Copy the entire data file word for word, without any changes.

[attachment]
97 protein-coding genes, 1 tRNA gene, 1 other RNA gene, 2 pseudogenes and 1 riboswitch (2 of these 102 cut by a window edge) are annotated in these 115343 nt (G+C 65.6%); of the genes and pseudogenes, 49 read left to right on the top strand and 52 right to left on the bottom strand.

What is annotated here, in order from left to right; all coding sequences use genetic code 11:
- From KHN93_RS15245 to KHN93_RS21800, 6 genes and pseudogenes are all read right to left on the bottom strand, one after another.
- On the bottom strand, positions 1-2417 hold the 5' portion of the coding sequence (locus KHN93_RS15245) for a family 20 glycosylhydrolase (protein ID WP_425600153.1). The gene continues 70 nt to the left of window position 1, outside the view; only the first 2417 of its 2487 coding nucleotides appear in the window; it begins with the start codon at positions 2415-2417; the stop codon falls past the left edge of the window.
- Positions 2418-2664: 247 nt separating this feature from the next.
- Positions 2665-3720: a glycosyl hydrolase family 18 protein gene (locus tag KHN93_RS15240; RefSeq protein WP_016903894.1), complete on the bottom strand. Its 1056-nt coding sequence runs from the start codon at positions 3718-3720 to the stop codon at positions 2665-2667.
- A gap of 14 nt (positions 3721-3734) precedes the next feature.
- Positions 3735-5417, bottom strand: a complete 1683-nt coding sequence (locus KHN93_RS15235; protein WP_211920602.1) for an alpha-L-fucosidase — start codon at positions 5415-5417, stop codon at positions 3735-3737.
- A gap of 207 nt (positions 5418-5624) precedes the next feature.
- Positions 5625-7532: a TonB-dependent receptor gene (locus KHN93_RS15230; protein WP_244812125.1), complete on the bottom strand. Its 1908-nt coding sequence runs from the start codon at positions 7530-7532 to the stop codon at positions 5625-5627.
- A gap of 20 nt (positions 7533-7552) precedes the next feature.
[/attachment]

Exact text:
97 protein-coding genes, 1 tRNA gene, 1 other RNA gene, 2 pseudogenes and 1 riboswitch (2 of these 102 cut by a window edge) are annotated in these 115343 nt (G+C 65.6%); of the genes and pseudogenes, 49 read left to right on the top strand and 52 right to left on the bottom strand.

What is annotated here, in order from left to right; all coding sequences use genetic code 11:
- From KHN93_RS15245 to KHN93_RS21800, 6 genes and pseudogenes are all read right to left on the bottom strand, one after another.
- On the bottom strand, positions 1-2417 hold the 5' portion of the coding sequence (locus KHN93_RS15245) for a family 20 glycosylhydrolase (protein ID WP_425600153.1). The gene continues 70 nt to the left of window position 1, outside the view; only the first 2417 of its 2487 coding nucleotides appear in the window; it begins with the start codon at positions 2415-2417; the stop codon falls past the left edge of the window.
- Positions 2418-2664: 247 nt separating this feature from the next.
- Positions 2665-3720: a glycosyl hydrolase family 18 protein gene (locus tag KHN93_RS15240; RefSeq protein WP_016903894.1), complete on the bottom strand. Its 1056-nt coding sequence runs from the start codon at positions 3718-3720 to the stop codon at positions 2665-2667.
- A gap of 14 nt (positions 3721-3734) precedes the next feature.
- Positions 3735-5417, bottom strand: a complete 1683-nt coding sequence (locus KHN93_RS15235; protein WP_211920602.1) for an alpha-L-fucosidase — start codon at positions 5415-5417, stop codon at positions 3735-3737.
- A gap of 207 nt (positions 5418-5624) precedes the next feature.
- Positions 5625-7532: a TonB-dependent receptor gene (locus KHN93_RS15230; protein WP_244812125.1), complete on the bottom strand. Its 1908-nt coding sequence runs from the start codon at positions 7530-7532 to the stop codon at positions 5625-5627.
- A gap of 20 nt (positions 7533-7552) precedes the next feature.